Evaluating Your Vegetable Garden

by Stephanie Suesan Smith on December 3, 2010

Do you evaluate your vegetable garden each year?  How does it do?  I don’t mean if it is an A student, but how does the amount of work put into the garden balance out with the amount of produce that comes out of the garden.  Since most people plan their gardens in the winter, and get the seed catalogs they order from then, winter is a good time to reflect on the gardening year.

First, look at your garden plot.  Is there one area that held water too much when it rained, or when you watered?  Or an area you could not keep moist enough no matter how much water you put on it?  These are indicators that you need to adjust the height of the area to be level with the rest of the garden.  Till the plot up to a depth of six inches, then add as much as three inches of compost.  Till that in and then level the garden plot so that there are no low or high spots.  If you cannot do this, you can either go with raised beds, or move the plot to a more level area.  As a last resort, you can simply skip the area that has problems when you plant, leaving it to lie fallow.

Next, evaluate your watering system.  If you use above ground sprinklers that spray water out onto the plants, consider installing drip irrigation.  Sprinklers are inefficient and, in hot climates such as Texas, can lose 40% of the water coming out of them to evaporation before it hits the plants.  In addition, wetting the foliage instead of delivering the water right to the root zone increases the likelihood of fungal diseases in your plants and produce.  If you cannot afford drip irrigation, consider a soaker hose as the next best thing. Remember not to water between the hours of 10 a.m. and 6 p.m.  The water droplets act like magnifying glass lenses and focus the sun’s rays on one spot, burning the leaves beneath the water drop.

Now we move to the soil.  Now is a good time to get a soil test.  You will have it back more quickly now than if you wait for the rush at the end of December or early January.  This soil test will tell you what you need to add to the soil to make your vegetables grow best.  Some things, such as lime to change the pH, need to be worked in well ahead of the growing season. Others are added during the growing season, but without a current soil test, you will not know what to add and what you do not need.  Soil tests should be done every year for this reason.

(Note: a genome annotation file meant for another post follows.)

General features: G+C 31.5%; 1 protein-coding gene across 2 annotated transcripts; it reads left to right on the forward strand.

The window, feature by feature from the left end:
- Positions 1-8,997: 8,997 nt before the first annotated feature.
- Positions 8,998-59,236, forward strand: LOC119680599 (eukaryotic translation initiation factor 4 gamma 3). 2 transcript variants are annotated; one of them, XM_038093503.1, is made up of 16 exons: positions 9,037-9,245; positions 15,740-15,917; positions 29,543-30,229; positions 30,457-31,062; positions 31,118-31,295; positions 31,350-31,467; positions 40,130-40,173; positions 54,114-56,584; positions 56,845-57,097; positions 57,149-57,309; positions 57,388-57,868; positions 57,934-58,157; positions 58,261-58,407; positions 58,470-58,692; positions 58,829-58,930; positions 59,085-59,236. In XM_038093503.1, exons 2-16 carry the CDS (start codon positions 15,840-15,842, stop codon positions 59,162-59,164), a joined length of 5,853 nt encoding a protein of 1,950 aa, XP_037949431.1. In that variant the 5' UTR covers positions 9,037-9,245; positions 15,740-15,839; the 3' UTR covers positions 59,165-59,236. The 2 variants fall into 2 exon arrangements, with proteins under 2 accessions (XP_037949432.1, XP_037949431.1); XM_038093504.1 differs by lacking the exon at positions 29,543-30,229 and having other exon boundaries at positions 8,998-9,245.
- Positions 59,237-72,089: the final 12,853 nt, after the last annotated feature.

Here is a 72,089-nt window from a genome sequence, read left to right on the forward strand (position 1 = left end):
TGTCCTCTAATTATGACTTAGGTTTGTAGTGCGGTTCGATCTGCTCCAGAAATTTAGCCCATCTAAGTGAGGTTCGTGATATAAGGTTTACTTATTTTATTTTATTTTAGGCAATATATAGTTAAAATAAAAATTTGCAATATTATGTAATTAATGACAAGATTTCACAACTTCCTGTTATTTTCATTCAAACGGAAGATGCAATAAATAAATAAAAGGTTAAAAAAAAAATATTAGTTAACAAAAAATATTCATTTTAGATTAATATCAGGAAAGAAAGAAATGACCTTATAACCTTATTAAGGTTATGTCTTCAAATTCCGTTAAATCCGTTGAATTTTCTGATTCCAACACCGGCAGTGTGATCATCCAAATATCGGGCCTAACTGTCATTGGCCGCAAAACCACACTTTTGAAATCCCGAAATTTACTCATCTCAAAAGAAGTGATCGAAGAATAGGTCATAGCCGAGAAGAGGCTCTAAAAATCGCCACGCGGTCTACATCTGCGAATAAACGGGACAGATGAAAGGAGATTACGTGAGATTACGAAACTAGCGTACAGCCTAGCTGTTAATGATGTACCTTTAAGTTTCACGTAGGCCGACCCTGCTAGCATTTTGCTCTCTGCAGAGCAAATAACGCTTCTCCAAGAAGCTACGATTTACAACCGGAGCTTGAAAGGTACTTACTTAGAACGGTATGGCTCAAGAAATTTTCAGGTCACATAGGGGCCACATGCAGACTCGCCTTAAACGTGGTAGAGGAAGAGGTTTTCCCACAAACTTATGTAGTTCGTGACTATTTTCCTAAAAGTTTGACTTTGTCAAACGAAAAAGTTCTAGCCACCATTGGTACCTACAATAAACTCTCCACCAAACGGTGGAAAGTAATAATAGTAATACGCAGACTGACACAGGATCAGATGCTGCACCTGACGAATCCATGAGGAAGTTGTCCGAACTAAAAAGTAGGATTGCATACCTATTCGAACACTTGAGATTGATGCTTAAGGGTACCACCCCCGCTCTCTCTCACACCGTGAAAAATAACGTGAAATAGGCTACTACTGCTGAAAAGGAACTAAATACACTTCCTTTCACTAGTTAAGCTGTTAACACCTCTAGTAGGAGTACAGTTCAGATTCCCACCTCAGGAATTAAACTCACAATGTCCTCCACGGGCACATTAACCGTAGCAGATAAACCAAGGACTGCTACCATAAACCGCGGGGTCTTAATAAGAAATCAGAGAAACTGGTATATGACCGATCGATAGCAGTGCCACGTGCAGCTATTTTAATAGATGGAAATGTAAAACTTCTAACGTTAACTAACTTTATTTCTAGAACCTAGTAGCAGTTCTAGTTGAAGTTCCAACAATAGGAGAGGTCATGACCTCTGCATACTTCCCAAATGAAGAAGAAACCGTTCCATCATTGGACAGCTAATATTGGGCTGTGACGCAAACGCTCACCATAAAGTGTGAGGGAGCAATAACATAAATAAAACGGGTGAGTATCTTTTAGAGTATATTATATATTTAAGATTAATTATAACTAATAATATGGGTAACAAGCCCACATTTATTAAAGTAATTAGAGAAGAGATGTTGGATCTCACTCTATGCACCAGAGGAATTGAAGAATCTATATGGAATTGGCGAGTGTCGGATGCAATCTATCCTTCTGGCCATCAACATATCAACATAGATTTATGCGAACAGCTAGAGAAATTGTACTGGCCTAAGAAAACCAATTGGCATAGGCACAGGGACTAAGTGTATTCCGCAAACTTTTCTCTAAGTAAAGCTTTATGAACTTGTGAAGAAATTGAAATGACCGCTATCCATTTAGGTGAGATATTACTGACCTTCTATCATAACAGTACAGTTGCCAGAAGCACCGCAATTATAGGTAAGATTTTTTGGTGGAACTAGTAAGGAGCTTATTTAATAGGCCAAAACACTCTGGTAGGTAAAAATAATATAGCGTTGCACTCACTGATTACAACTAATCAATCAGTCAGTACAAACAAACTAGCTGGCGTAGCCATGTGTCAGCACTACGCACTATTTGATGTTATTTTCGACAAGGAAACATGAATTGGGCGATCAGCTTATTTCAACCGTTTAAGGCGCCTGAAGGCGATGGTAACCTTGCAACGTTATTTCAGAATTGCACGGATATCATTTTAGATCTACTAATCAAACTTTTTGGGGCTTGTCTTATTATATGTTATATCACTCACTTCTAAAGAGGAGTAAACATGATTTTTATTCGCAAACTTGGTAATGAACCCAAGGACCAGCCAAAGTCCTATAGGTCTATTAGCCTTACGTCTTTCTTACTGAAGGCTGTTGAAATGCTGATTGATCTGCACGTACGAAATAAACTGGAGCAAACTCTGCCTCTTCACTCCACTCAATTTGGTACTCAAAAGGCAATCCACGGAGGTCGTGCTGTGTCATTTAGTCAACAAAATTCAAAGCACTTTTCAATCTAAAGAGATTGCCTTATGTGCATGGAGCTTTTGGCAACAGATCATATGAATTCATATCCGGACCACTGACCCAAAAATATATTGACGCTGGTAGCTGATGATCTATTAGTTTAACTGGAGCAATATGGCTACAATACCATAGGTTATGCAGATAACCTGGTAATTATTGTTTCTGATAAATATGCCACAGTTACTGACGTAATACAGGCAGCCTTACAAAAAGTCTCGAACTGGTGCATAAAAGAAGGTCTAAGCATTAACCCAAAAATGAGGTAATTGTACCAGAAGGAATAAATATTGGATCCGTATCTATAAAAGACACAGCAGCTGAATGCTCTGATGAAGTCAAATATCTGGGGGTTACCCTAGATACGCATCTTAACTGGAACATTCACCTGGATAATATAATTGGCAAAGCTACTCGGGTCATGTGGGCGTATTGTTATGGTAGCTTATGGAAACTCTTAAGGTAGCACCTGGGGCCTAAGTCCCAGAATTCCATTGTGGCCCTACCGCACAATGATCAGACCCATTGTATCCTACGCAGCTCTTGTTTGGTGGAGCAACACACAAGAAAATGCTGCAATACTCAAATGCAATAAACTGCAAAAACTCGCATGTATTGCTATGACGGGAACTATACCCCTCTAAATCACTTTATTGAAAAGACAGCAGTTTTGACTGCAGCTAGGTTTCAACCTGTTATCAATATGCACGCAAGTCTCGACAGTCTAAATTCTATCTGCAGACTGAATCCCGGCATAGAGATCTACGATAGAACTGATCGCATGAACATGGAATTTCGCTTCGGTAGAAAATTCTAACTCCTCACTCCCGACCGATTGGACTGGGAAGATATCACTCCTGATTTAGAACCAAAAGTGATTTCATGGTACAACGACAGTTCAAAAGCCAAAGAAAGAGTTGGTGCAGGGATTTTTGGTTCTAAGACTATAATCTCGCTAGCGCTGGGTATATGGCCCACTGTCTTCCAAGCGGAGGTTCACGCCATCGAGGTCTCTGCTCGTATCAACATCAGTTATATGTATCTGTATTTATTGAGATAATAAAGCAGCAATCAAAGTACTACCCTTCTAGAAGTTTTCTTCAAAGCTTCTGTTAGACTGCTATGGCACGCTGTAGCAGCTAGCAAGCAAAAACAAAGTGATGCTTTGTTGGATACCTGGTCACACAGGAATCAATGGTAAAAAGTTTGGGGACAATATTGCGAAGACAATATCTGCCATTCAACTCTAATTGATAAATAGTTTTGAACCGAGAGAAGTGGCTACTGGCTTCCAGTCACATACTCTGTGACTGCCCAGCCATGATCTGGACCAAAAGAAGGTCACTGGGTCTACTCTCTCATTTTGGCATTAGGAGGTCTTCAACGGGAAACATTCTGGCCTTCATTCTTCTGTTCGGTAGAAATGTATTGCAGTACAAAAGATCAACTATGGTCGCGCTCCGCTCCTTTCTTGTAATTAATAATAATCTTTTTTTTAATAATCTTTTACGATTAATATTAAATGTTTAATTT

Finally, there are the plants themselves.  How did the varieties you planted work out?  For example, there are many varieties of tomatoes.  Each one of those varieties is just a little different from all the others.  Some tolerate heat better than others, some the cooler temperatures.  Some are resistant to one disease but not other diseases.  Extension recommends three or four varieties for each area.  That does not mean others won’t grow there, just that the recommended varieties grow best.

However, your garden is its’ own little microclimate.  Out of the four varieties recommended, you may find that one really shines, one won’t grow worth anything, and two are okay.  You need to record this information so that when you order seeds or transplants for next year, you remember which one to order.

Tomatoes are not the only vegetable that this holds true for.  Almost every vegetable has multiple varieties that you will need to try to see what grows best.  If you are interested in heirloom vegetable varieties, you can try a test plot of some of them, as well.

What about diseases and insect pests?  What diseases did you have trouble with?  Can you rotate your crops or plant varieties that are resistant to that disease?  Rotating crops is an important part of disease control.  If you do not plant the same vegetables in the same row each year, it makes it harder for disease causing organisms that live in the soil to infect your plant before they die.  The same thing holds true for insect pests.  What bugs plagued you and where were they in the garden?

Armed with all this information, you can see what is working in your vegetable garden and what is not.  This gives you an opportunity to make a plan of corrective action to fix problem areas.  Gardening is supposed to be fun, and pulling your hair out over problems is not my idea of fun!  A little planning now can save a lot of hair pulling later.

Gardenbookfrontcoverthumbnail For more help gardening, buy my book, Preparing A Vegetable Garden From The Ground Up
Available in print or ebook from or other retailers, this book walks you from choosing the site of your garden all the way through what to do after the harvest. Buy a copy for yourself or a friend today! 

{ 1 comment… read it below or add one }

Eliza December 3, 2010 at 8:56 am

I think I give my garden lots and lots of “extra credit” each year. 🙂 That said, I do analyze my tomatoes. And for irrigation, I think the companies that make this equipment could do with a bit of grading. It is definitely worth buying from a reputable specialist or online instead of getting your irrigation system from a big box store… even if it seems cheaper, it’s almost guaranteed to break (probably from built-in obsolescence) in a single season.
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